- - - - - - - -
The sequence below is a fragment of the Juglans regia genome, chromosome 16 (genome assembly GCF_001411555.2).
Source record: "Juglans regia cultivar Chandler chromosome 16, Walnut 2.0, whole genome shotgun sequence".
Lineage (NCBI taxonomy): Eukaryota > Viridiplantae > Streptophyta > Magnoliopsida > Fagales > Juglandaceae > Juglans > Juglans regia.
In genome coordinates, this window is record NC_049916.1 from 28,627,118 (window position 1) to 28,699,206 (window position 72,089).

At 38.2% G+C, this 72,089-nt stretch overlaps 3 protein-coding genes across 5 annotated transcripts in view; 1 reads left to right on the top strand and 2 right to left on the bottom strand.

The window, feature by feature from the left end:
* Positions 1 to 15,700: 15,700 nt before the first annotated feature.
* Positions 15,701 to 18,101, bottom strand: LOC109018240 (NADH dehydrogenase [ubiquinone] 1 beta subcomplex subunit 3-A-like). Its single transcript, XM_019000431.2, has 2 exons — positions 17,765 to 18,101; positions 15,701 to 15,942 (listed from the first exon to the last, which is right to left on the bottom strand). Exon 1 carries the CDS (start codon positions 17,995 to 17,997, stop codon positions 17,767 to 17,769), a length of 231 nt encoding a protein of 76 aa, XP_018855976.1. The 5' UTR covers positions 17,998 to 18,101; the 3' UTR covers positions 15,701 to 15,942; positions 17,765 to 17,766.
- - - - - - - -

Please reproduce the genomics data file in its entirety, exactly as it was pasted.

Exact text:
The sequence below is a fragment of the Juglans regia genome, chromosome 16 (genome assembly GCF_001411555.2).
Source record: "Juglans regia cultivar Chandler chromosome 16, Walnut 2.0, whole genome shotgun sequence".
Lineage (NCBI taxonomy): Eukaryota > Viridiplantae > Streptophyta > Magnoliopsida > Fagales > Juglandaceae > Juglans > Juglans regia.
In genome coordinates, this window is record NC_049916.1 from 28,627,118 (window position 1) to 28,699,206 (window position 72,089).

At 38.2% G+C, this 72,089-nt stretch overlaps 3 protein-coding genes across 5 annotated transcripts in view; 1 reads left to right on the top strand and 2 right to left on the bottom strand.

The window, feature by feature from the left end:
* Positions 1 to 15,700: 15,700 nt before the first annotated feature.
* Positions 15,701 to 18,101, bottom strand: LOC109018240 (NADH dehydrogenase [ubiquinone] 1 beta subcomplex subunit 3-A-like). Its single transcript, XM_019000431.2, has 2 exons — positions 17,765 to 18,101; positions 15,701 to 15,942 (listed from the first exon to the last, which is right to left on the bottom strand). Exon 1 carries the CDS (start codon positions 17,995 to 17,997, stop codon positions 17,767 to 17,769), a length of 231 nt encoding a protein of 76 aa, XP_018855976.1. The 5' UTR covers positions 17,998 to 18,101; the 3' UTR covers positions 15,701 to 15,942; positions 17,765 to 17,766.